Wednesday, 11 June 2014
Writer: David Lilley
Producer: David Lilley
Cast: Kevin Norcross, Georgia Blake
Year of release: 2008
Reviewed from: screener
Vespers is a lovely little film. At just short of six minutes, it’s brief but not as brief as other Loonatik and Drinks shorts starring Mr McKinley or Lucy Spook. It’s not silent and not entirely wordless but you couldn’t really say there’s any dialogue. What there is - and it’s what we’ve come to expect from Messrs Lilley and Gray - is a stylish film with some superb visual effects that demonstrate what can be done for tuppence ha’penny on a home PC now.
Set in Bristol in 1880, this is a Victorian post-apocalyptic tale, something which I’ve certainly never seen before. In this sort of 19th century I am Legend, a solitary man (Kevin Norcross, normally employed as a graphic artist) wanders through the deserted city. Jackdaws and rats congregate around corpses in houses and in the streets, victims of a virulent plague which has wiped out humanity.
As the man searches for life, calling out in the desperate hope that he is not, in fact, the last man on Earth, he finds himself at the Clifton Suspension Bridge. The towers stand, the cable hangs between them and part of the span sticks out above the River Avon - but this is an engineering project never to be completed. This is a marvellous effect, shown from different angles in several shots, and is only marred slightly by the fact that the bridge was built in 1864.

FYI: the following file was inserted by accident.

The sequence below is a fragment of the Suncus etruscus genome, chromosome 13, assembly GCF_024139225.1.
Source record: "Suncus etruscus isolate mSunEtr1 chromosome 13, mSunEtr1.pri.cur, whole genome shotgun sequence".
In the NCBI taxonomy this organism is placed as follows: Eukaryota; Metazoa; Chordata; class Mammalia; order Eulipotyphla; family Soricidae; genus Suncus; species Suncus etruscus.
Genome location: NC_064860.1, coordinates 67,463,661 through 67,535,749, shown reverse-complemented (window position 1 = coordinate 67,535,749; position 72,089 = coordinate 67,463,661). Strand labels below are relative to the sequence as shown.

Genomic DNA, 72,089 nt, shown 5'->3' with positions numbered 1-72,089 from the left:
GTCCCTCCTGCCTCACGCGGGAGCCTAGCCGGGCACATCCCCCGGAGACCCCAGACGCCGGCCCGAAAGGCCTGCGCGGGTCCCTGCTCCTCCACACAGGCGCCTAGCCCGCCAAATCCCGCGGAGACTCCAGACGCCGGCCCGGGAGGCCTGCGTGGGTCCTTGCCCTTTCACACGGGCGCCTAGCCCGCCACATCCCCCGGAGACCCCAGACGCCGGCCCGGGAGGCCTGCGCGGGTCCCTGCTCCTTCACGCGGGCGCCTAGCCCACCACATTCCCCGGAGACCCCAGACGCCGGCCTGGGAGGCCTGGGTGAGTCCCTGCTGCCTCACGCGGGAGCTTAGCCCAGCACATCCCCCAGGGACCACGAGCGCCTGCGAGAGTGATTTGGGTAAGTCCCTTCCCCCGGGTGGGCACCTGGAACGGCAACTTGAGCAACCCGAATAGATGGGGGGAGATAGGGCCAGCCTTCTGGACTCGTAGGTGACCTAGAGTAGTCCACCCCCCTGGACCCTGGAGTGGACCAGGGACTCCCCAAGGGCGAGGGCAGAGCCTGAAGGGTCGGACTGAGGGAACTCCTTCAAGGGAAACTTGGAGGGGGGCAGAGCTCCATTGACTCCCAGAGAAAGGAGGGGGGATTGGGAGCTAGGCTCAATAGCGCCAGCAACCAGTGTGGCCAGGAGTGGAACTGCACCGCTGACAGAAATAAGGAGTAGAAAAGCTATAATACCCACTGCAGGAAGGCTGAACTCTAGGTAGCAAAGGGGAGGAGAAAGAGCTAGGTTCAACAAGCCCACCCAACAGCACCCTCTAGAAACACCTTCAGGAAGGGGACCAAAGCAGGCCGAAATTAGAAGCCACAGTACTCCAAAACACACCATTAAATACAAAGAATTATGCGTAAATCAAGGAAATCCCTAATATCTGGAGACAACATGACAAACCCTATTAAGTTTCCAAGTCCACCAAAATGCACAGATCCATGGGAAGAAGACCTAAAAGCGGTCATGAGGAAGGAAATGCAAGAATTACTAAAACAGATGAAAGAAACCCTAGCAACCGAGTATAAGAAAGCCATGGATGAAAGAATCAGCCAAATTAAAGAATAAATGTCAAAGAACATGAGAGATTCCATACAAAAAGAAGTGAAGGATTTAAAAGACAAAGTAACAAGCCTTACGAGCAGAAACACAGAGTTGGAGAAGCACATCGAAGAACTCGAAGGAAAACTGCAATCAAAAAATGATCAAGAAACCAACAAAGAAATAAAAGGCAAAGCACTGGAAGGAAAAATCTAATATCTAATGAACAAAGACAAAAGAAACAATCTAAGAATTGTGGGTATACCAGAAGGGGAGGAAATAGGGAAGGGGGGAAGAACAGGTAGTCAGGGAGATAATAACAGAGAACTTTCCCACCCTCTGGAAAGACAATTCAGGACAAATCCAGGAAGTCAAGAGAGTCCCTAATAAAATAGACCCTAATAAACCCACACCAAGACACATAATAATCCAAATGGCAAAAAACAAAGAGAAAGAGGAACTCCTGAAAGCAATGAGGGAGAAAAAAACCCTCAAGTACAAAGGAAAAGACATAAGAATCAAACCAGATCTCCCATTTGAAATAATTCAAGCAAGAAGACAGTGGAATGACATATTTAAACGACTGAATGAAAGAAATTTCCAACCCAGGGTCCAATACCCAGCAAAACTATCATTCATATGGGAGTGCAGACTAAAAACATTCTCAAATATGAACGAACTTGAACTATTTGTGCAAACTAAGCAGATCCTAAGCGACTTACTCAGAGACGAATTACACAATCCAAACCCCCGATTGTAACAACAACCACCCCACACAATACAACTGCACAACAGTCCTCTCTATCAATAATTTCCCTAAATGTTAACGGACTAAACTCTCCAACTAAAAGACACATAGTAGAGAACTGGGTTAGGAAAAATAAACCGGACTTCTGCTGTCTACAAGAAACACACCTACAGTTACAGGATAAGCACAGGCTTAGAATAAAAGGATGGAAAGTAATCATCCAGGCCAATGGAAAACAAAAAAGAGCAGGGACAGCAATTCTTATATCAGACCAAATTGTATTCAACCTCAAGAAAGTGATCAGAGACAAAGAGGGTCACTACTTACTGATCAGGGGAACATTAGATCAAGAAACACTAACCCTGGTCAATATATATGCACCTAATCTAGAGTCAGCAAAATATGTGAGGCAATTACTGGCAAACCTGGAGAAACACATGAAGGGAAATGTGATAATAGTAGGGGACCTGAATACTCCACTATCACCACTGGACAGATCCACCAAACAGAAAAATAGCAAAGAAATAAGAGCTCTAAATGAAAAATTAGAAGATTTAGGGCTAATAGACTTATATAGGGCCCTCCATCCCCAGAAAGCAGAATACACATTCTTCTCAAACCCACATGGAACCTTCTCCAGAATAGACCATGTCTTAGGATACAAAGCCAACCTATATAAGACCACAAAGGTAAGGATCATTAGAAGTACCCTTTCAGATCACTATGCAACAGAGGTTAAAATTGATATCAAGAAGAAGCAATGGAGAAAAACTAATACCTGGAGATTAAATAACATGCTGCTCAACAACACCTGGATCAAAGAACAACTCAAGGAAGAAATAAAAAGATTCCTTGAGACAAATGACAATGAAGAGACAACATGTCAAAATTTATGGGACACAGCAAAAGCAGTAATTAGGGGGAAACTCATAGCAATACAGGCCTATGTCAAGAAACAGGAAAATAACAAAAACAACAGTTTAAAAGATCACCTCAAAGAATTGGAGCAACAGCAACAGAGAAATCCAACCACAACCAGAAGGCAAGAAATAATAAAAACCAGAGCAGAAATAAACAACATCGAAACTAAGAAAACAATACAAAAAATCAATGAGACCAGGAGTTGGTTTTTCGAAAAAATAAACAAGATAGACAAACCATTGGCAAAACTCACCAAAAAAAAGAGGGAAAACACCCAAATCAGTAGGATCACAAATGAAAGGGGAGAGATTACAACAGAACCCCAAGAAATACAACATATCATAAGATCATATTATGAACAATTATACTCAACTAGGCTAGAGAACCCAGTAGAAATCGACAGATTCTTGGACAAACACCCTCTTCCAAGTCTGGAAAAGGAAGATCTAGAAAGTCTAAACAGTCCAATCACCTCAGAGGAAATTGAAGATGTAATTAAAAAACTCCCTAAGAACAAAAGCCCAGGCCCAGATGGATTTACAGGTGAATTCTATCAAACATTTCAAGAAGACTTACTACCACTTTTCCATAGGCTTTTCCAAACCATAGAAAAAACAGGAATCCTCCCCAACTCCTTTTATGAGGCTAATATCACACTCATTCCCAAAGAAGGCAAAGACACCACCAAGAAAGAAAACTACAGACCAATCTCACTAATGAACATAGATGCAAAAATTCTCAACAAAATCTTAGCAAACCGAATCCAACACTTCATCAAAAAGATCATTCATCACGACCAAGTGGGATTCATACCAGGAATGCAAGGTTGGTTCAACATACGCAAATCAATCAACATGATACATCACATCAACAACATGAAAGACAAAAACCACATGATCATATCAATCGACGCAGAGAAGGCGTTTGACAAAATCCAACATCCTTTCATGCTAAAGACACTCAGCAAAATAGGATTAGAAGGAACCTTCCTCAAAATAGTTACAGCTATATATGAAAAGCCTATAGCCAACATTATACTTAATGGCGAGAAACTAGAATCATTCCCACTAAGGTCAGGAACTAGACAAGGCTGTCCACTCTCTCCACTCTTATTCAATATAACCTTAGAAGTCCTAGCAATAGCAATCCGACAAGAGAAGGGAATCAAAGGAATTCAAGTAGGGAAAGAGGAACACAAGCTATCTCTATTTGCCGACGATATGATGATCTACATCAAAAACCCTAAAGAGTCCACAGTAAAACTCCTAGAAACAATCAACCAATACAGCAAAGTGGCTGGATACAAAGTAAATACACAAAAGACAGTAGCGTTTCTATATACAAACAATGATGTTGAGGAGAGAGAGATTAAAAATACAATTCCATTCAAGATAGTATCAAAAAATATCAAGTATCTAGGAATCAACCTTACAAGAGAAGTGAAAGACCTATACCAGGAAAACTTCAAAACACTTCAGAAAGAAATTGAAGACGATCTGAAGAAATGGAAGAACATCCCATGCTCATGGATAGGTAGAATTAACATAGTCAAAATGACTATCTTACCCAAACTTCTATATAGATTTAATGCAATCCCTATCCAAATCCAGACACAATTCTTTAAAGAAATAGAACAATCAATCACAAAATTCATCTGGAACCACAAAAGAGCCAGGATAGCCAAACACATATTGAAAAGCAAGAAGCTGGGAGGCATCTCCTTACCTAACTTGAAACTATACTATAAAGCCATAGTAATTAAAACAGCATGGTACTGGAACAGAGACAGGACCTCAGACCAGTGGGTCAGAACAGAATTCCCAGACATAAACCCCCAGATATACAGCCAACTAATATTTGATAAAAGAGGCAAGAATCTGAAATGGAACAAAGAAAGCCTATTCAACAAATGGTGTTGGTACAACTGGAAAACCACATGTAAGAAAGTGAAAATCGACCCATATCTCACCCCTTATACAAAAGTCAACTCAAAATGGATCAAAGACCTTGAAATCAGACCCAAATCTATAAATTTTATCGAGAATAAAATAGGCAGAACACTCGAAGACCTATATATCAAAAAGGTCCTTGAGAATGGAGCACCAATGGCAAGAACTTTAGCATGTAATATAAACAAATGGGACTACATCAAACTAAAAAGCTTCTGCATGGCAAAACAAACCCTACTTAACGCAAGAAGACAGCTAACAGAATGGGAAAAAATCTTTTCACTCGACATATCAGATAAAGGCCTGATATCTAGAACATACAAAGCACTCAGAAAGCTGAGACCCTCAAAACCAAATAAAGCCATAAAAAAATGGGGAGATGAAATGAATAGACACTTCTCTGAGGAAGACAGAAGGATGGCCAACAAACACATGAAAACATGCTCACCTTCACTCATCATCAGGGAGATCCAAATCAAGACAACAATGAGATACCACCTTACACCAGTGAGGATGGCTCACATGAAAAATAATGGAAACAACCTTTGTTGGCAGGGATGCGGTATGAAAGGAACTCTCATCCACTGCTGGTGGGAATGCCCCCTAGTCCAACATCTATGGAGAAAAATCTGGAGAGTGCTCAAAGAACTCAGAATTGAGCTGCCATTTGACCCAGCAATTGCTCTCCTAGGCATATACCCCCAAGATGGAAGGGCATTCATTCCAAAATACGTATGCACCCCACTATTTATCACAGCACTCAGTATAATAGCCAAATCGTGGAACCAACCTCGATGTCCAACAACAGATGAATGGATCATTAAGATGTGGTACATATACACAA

Jointly directed and edited by Steve and Dave, Vespers looks simply magnificent, every angle chosen - and, where necessary, manipulated - to create a thoroughly believable deserted Victorian Bristol. Mr Lilley wrote and produced while Mr Gray handled photography - assisted by camera operator Simon Fretwell (DP on Close Your Eyes) - and visual effects. Together they have created a thing of beauty.
While it’s more than the single-gag 'plots' of the Mr McKinley or Lucy Spook shorts, the ‘story’ of Vespers is just a moment, albeit a crucial one. Actually, that’s not fair. The plot is just a moment but it’s constructed in such a way that the story is obviously much greater. In that respect it also scores over L&D’s last short, The Hand. But the frustrating thing about Loonatik and Drinks films to date is that they are so brief. I like to think that this is the guys practising their skills, ready for something meatier. Adaptations of Conan Doyle’s ‘The Horror of the Heights’ and Poe’s ‘The Pit and the Pendulum’ are promised and with such source material a more cohesive and satisfying plot is surely assured.
Vespers is an impressive, original, visually enthralling slice of retro-fantasy. More than that, it’s that rarest of things: a Victorian-set science fiction film which is neither a pastiche nor steampunk. All credit to those involved; now bring on the Conan Doyle and the Poe.
MJS rating: A-